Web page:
If you want a bikini body, put on a bikini

The idea that our bodies are there to be judged is common-place and getting more-so.  In the Daily Mail’s sidebar of shame  women step out, we show off, we reveal and display ourselves (our long legs, our cleavages, our baby bumps, our  holiday tans and bikini bodies), we bare ourselves.  In relationships we are happy, proud, smiling, or with mystery men.  In Dacre’s world, women cannot do something for its own sake or for ours, only for our audience of watchers or because of a man.

I  have a tattoo.  (Stay with me, it’s not as wild a change of subject as you’d think).  I could never see the point in a tattoo I couldn’t see, so it’s on my forearm and I chose mammoths because I like them.

They raise the question though, of who is the tattoo actually for?

It’s hard to work out what they are, especially from a distance. The design is based on cave paintings and is an awkward mix of line-drawing and shade. The only time they’ve been complimented spontaneously was once in a pub when I stood up with my arm held horizontally, reaching for the back of a chair.

Mammoth Tattoo 01 Mammoth Tattoo 02

In Daily Mail terms they are a failure. But from my (literal) perspective, they are great, and I love them.

Mammoth Tattoo 03

I like seeing them trample down my arm towards whatever it is I am doing. (Hitting “post” in three… two… one….) They are a comforting sight first thing in the morning.  They even have names, though I am ashamed to admit this.

So, is a tattoo for person who has been tattooed or is it for other people?  Well, as it turns out, this particular tattoo is for me.

These aren’t just mammoths, they are feminist mammoths,

The day we noticed the world had changed

This post is a response to my friend Ash Pryce’s post: Living History: a Look Back on 9/11

I remember 9/11 very well because I wasn’t working that day and I watched from about 15 minutes after it started to be shown on the UK news. So I watched the second plane go in and the towers go down.

One of my strongest memories is of being aware that no-one knew what was happening, no-one knew what would happen next, how many were killed (40,000 people worked in the twin towers, so the final figure of 3,000, published days later, seemed like a merciful escape). The tv pundits didn’t have any briefing notes, there weren’t any alliterative sound-bytes from Alistair Campbell. We were suddenly, disorientingly off-script. Anything could happen that morning.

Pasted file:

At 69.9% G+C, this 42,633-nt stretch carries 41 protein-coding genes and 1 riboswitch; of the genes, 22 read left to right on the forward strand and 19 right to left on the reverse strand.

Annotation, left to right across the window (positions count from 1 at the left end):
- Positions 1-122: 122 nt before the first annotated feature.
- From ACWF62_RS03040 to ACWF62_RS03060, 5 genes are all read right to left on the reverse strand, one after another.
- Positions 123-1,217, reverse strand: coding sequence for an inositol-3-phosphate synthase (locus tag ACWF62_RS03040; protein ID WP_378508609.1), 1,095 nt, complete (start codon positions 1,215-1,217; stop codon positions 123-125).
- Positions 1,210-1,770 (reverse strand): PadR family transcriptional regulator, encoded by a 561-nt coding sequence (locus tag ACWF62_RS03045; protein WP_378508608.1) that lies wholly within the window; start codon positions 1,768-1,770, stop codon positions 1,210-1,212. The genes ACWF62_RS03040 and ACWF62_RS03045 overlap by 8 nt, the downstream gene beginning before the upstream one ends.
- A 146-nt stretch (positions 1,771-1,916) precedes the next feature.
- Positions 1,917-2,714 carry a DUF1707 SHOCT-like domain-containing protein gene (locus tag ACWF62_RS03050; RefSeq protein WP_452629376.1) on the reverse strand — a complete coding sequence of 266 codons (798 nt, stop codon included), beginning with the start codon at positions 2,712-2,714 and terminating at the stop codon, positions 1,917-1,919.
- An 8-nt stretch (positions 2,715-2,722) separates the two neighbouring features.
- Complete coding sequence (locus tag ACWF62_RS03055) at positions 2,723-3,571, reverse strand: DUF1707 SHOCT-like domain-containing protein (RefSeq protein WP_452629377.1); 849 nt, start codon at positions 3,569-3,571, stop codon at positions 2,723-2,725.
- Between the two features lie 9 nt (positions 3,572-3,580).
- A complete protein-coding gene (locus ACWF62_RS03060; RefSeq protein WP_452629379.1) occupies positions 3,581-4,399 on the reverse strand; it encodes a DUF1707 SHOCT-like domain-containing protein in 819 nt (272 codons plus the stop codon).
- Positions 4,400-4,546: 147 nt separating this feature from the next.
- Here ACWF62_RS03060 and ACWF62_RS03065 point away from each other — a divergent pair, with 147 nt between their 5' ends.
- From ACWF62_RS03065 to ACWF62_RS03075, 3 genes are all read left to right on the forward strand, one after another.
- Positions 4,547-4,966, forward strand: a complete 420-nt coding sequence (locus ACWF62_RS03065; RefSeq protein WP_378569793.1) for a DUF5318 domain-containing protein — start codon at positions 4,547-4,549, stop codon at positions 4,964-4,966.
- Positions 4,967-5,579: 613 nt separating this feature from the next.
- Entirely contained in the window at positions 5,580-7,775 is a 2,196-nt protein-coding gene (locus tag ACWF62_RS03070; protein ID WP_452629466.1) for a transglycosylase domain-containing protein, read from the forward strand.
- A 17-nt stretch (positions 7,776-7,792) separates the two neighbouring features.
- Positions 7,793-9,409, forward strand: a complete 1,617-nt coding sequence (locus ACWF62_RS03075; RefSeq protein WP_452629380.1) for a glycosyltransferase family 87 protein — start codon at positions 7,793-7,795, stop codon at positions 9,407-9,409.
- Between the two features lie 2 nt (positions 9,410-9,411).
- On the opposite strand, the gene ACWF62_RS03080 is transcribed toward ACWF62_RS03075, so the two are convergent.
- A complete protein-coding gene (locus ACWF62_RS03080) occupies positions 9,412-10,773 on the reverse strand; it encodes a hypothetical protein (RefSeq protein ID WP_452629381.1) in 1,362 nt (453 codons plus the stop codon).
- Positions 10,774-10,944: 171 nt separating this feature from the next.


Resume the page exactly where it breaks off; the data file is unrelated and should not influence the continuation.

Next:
I knew that the world had irrevocably changed. Of course it actually changed a while before: 9/11 was the symptom, the part of the plant above ground, the final signal that we could see. But I knew that the world was about to become darker, nastier, less predictable, less trustable, less secure and less safe. That it would never be the same again.

You are right, ten years is an interesting time-span. It’s long enough for children to turn into adults – five years doesn’t do that – but short enough for adults to feel it was just the other day. And as you point out, twelve years or more is a recognisably long period of time.

So, ten or twelve years on – yes, the Americans and their allies took war to Afghanistan, to Iraq and (hush, don’t mention it) to parts of Pakistan. Abu Ghraib and Guantanamo Bay radicalised young men who would otherwise have just spent their teenage years playing street cricket on waste-grounds in Bradford or Finsbury Park.

The other kicker though is the electronic supervision we all live with; with every connection observed, every interaction noted. Orwell, Gibson and Stephenson are overheard in a bar. This is inextricably mixed in with the Randian neo-conservatism that combines a vicious sense of personal entitlement and malign greed and a willful rejection of science and the vindication of a monotheistic faith. It’s an evil mix, and it is bringing about the downfall of the US with the rest of the West tumbling after.

So in the short term, by say 2006, not much had changed much. But the world we live in now, and the world it is shaping to be, is a fuller realisation of dystopian post-democratic, techno-totalitarianism that even I imagined, cynical and fearful as I am, cynical and fearful as I was twelve years ago.